By ‘resources’ we are referring to dynamically allocated objects, such as pointers instantiated with new or malloc, or automatically allocated objects that might contain their own dynamic objects. In the latter case, if these are custom objects they should have their own move constructors and assignment operators, and if they are collections within the standard template library, then they will have these special member functions anyway. Hence, regarding whether we need to define our own move functions, the same rules apply to when we must define our own copy constructors and copy assignment operators. For objects containing only automatically allocated data, then the default copy constructor and copy assignment operator will suffice and we don’t need to define our own. When our objects have dynamically allocated data that we do need to define a copy constructor and copy assignment operator (or we end up with just copied pointers and shallow copies of our dynamic data). This rule also applies to move constructors and move assignment operators.
Lets have a look at our class Entity
So here we have a class with two automatically allocated floats, a pointer to a dynamically allocated object, a dynamically allocated array to some ints and to be a bit more modern, I have put a smart pointer (std::unique), that will clear up after itself, to the same object. The array buffer and dynamic object must be deleted in our destructor to prevent leaks, and of course the unique pointer will clear up for us after it goes out of scope. The copy assignment and copy constructors are defined as follows:
It is necessary to re-allocate our objects with copies of the originals, and in the case of the array use the c style memcpy function. This is expensive, and we may not want the original object and just the new ‘copied’ one. In this case moving the data is the preferred option:
As you can see, now all we have to do is simply assign the member pointers of our other (moved from) object to our new moved to object, like we would with a shallow copy. As Entity&& other is expiring due to it being a pr value or an x value (after std::move), then this doesn’t matter anymore. A problem arises though when other does expire, as all its resources will be freed. However, you cannot delete what has been set to a nullptr, and so this is why we set other.m_Buffer and other.m_memberObject to null. A safety check therefore, to ensure we don’t null our own member variables if accidentally trying to move the same object, is to assert that this is not equal to other. This will probably be sensible in the copy constructor too, although no data would be lost.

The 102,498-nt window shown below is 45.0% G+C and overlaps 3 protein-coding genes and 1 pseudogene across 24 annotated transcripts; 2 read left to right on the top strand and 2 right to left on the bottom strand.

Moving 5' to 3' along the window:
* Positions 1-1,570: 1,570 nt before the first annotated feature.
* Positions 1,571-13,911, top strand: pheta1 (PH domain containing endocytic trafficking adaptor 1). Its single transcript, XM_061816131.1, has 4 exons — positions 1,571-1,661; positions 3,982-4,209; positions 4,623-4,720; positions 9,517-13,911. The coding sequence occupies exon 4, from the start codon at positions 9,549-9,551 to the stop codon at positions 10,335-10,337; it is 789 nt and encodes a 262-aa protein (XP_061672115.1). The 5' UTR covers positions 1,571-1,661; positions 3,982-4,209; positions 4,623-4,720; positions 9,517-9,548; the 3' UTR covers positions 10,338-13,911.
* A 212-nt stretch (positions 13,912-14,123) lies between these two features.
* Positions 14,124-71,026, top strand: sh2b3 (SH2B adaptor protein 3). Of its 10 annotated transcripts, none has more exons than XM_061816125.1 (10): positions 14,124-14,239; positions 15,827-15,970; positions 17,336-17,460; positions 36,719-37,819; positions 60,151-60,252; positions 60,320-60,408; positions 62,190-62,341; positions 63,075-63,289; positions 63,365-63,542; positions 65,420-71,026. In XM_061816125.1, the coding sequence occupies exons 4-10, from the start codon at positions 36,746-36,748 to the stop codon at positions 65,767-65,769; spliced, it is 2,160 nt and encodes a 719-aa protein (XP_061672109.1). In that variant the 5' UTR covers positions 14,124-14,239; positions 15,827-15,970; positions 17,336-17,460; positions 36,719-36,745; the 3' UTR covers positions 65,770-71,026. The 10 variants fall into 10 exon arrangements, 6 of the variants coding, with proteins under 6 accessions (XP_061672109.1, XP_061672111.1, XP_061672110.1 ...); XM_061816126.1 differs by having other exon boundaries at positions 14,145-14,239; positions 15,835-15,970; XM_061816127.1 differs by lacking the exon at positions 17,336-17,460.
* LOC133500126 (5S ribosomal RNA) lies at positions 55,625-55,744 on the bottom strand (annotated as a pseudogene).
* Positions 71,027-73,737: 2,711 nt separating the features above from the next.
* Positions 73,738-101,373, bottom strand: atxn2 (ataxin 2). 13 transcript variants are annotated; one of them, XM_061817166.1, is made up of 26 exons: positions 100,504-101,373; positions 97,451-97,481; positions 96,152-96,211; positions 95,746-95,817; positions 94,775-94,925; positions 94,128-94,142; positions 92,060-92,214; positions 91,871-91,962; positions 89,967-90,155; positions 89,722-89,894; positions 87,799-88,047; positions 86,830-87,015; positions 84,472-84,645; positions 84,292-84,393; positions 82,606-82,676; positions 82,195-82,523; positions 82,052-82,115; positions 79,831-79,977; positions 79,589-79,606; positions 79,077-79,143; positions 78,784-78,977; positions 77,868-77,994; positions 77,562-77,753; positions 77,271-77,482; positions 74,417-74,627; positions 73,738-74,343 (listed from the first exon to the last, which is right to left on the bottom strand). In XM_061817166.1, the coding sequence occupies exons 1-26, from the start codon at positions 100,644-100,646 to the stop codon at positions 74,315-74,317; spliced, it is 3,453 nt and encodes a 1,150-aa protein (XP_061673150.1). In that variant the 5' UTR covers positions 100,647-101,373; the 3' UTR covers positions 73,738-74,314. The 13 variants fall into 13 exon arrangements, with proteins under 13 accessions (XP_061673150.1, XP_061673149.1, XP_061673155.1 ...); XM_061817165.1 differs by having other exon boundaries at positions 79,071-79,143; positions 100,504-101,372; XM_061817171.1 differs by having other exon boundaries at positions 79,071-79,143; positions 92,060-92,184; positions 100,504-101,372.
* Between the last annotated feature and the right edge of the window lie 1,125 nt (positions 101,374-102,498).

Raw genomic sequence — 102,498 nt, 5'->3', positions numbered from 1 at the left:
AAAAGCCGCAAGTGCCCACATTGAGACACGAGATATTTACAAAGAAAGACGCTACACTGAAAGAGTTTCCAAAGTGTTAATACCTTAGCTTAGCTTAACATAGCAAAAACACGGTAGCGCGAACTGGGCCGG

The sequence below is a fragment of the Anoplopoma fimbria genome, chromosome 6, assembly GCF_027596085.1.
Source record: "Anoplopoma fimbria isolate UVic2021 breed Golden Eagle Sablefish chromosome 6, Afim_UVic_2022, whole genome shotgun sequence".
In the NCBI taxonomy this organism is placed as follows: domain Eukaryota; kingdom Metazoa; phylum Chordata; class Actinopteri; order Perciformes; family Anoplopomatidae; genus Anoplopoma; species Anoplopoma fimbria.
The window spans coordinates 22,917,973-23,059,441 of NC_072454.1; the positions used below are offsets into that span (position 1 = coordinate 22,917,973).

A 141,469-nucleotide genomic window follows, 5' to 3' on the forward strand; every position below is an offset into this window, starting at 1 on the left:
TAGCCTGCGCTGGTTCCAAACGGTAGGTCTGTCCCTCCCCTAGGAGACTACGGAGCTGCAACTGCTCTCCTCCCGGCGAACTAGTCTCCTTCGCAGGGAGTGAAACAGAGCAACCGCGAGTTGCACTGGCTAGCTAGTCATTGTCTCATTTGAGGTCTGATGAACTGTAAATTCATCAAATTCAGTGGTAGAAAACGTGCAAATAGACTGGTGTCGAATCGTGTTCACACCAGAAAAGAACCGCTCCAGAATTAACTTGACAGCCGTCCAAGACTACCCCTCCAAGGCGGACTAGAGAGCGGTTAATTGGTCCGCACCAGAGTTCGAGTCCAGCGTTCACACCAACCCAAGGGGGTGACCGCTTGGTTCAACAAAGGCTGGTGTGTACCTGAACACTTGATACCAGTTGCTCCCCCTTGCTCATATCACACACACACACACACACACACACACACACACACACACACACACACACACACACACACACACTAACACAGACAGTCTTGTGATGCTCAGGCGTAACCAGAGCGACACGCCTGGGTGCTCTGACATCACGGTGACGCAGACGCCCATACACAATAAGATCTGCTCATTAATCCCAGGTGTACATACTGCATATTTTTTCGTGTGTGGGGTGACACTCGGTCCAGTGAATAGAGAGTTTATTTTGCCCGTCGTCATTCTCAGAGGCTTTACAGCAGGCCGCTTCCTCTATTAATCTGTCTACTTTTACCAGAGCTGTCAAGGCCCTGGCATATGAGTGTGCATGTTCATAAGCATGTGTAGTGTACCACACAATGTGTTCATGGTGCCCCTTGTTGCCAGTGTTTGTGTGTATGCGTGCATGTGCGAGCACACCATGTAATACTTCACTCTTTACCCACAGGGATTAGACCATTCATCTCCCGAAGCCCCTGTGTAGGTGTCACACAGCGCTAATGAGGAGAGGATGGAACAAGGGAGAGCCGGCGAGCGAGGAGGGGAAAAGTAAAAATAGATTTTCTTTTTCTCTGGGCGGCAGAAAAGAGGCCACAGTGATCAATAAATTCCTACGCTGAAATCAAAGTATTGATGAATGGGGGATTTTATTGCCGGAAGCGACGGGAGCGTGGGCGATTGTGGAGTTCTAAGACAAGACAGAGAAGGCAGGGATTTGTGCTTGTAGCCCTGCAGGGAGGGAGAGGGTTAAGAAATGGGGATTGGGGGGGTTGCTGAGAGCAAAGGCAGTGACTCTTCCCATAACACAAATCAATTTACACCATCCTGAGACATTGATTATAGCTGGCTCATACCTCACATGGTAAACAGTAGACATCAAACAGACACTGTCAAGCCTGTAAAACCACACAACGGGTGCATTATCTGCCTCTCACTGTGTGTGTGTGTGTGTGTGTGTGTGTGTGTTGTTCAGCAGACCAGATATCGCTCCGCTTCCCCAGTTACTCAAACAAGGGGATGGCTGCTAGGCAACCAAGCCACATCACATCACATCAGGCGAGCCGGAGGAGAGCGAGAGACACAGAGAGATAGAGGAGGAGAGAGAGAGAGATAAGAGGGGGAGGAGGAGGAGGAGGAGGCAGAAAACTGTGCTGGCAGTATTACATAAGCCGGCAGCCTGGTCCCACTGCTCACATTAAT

As you can see, regarding our smart pointer m_memberUniquePointer we, are calling std::move on this too. Why? Because – std::unique pointer has defined its own move constructors and move assignment operators. As a unique pointer can only have one owner, then std::move can be used here to transfer that ownership. Many such publically accessible objects in the standard library, including vectors, maps and strings, also have these special member functions defined, allowing us to transfer their resources without copying.
Lets take this code, which involves passing a pure r value to a templated function. What constructor do you expect to be called, the move or the copy?
So as you can see from the output, the copy constructor is actually being called when our entity is passed into this function. The culprit is the template system in our function but also in emplace_back: C++ reference collapsing rules are in play, and our Entity&& is collapsed into Entity&.
What we need is to be able to supply a function that can take a universal reference, be it && or &. Well this is when we can use std::forward, which can maintain the type (hence why this is sometimes referred to as a “forwarding reference”):
This will now call our move constructor as intended.